Japanese Prehistory

Get Started. It's Free
or sign up with your email address
Rocket clouds
Japanese Prehistory by Mind Map: Japanese Prehistory

1. Stone Age

1.1. Paleolithicum

1.1.1. Polished stone tools of the Palaeolithic period (Hinatabayashi B-site, Shinanomachi, Nagano).

1.1.2. THE JAPANESE PALEOLITHIC PERIOD IS THE PERIOD OF HUMAN INHABITATION IN JAPAN PREDATING THE DEVELOPMENT OF POTTERY, GENERALLY BEFORE 10,000 BC.

1.1.3. Paleoanthropology

1.1.4. How do Japanese people survive at Paleolithicum periods? They probably be hunting some animals and gathering food. And also Japanese people work cooperatively so they could survive. They build something such as hangers, fireplace and more. They mostly use wood for those stuffs they made.

1.1.5. Jōmon period pottery..... Land bridges, during glacial periods when the world sea level is lower, have periodically linked the Japanese archipelago to the Asian continent via Sakhalin Island in the north and via the Ryukyu Islands and Taiwan in the south since the beginning of the current Quaternary glaciation 2.58 million years ago.

1.1.5.1. Jomon Period

1.1.6. 12,000 BC - 800 BC (Time Period)

1.2. Mesolithicum

1.2.1. Mesolithic of Kyushu, there is the example of Fukui Cave Horizon 3 in the northwestern part of the island. Here microblades, a tradition of the Palaeolithic, and pottery with linear relief decoration, a trait of the Jomon, coexisted side by side.

1.2.2. Mesolithic period is still similar to Paleolithic period. The Jomon Period is still in this kind of period.

1.2.3. The period extended to the beginning of the Mesolithic Jōmon period, or around 14,000 BC, The earliest human bones were discovered in the city of Hamamatsu in Shizuoka Prefecture, which were determined by Radiocarbon dating to date to around 14,000–18,000 years ago.

1.3. Megalithicum

1.3.1. The area is known for its many Buddhist temples, shrines and statuary, but there are stone monuments in the hills surrounding Asuka that don’t fit with Buddhist style sculpture or construction, and no one seems to know who built them, or when. The rock ship, being the largest of the mysterious rock mounds, is 11 meters (36 feet) by 8 meters (26 feet), by 4.5 meters high (15 feet), and is made of solid granite, which makes it somewhere around 800 tons as it sits.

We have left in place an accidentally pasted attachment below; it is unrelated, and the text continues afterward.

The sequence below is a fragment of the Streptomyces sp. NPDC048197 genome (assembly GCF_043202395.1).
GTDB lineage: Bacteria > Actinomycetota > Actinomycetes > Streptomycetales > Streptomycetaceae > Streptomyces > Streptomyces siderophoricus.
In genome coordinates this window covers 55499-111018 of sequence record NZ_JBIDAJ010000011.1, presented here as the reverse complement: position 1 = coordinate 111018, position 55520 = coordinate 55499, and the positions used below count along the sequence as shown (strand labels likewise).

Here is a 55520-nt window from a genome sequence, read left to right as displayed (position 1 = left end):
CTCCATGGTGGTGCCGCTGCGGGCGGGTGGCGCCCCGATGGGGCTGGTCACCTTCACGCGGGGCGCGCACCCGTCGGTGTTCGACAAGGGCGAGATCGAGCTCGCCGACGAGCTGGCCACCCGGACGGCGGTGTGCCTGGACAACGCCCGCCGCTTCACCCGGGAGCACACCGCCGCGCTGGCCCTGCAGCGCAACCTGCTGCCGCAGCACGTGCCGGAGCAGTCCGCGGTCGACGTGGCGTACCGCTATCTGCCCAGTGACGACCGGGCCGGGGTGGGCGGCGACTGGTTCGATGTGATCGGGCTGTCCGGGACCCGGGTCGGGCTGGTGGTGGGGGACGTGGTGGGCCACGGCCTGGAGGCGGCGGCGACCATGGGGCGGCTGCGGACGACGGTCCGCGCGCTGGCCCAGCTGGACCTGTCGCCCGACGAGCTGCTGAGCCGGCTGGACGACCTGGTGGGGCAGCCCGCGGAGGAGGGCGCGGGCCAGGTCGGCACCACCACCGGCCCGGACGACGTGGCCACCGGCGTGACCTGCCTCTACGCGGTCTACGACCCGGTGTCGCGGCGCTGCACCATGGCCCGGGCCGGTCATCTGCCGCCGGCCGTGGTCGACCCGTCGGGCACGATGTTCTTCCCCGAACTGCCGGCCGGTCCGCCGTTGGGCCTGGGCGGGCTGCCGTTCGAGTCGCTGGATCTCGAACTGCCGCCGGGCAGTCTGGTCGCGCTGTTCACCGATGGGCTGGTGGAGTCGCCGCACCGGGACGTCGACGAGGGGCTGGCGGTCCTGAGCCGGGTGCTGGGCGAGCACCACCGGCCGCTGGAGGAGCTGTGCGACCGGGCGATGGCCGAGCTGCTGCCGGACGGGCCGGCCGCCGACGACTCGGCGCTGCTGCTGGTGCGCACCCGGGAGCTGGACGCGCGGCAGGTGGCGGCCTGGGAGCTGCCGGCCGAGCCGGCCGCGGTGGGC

1.3.2. Kofun (from Sino-Japanese "ancient grave") are megalithic tombs or tumuli in Japan, constructed between the early 3rd century and the early 7th century AD.

1.3.2.1. Now...

1.3.3. During the subsequent Kofun period, most of Japan gradually unified under a single kingdom. The kofun were often surrounded by and filled with numerous haniwa clay sculptures, often in the shape of warriors and horses. The center of the unified state was Yamato in the Kinai region of central Japan.

1.4. Neolithicum

1.4.1. It is often compared to pre-Columbian cultures of the North American Pacific Northwest and especially to the Valdivia culture in Ecuador because in these settings cultural complexity developed within a primarily hunting-gathering context with limited use of horticulture.

1.4.2. At this period, there are more tools than the other periods....

1.4.2.1. Large beige terracotta container with incised decor and geometric spirals applied in fine cords of clay on a background of ropes.

1.4.2.1.1. Beige terracotta container decorated with geometric patterns of ropes, the collar adorned with a wavy frieze formed by a thin clay bead in slight relief.

1.4.2.1.2. Large container in gray beige terracotta, decorated on the body with incised onguiform motifs.

2. Metal Age

2.1. Copper Age

2.1.1. The first use of copper in Japan is thought to be around 300 B.C. (Yayoi era). Copper was first brought to Japan from mainland China during the bronze age, and at that time bronze goods, such as copper swords, copper pikes and copper glass flourished mainly in North Kyushu, after which they spread to East Japan.

2.1.2. .

2.2. Bronze Age

2.2.1. The earliest bronze swords and spearheads had probably been introduced by the 1st century B.C. An arrowhead from the 2nd century or 3rd century B.C was discovered at Imakura, Fukushima prefecture...the oldest bronze artefact in Japan.

2.2.2. Bronze objects included bronze arrowheads and other weapons, Chinese and northeast Asian mirrors, dagger-swords, spearheads, halberds, sword ornaments, shuriken -shaped ornaments for shields, bracelets, coins, vessels and dotaku and bataku horse bells.

2.2.2.1. Bronze Arrowheads

2.2.2.2. Chinese and northeast Asian Mirrors

2.2.2.2.1. And More...

2.2.2.3. Dagger-Swords

2.3. Iron Age

2.3.1. In Japan, iron items, such as tools, weapons, and decorative objects, are postulated to have entered Japan during the late Yayoi period (c. 300 BC-AD 300) or the succeeding Kofun period (c. AD 250-538), most likely through contacts with the Korean Peninsula and China.

2.3.2. Yayoi Period

3. What is Prehistoric?

3.1. The time where the world starts and begins. So it means the past. Prehistoric is also the period before written records.

4. How did the people live in this period..

4.1. Virtually unused wisdom teeth are partial evidence of a life-expectancy of about 30 years.” He lived sometime between 7500 and 5000 B.C., when Japan's population was probably around 22,000. Jomon culture was not new even then. Its defining innovation, pottery, was already thousands of years old.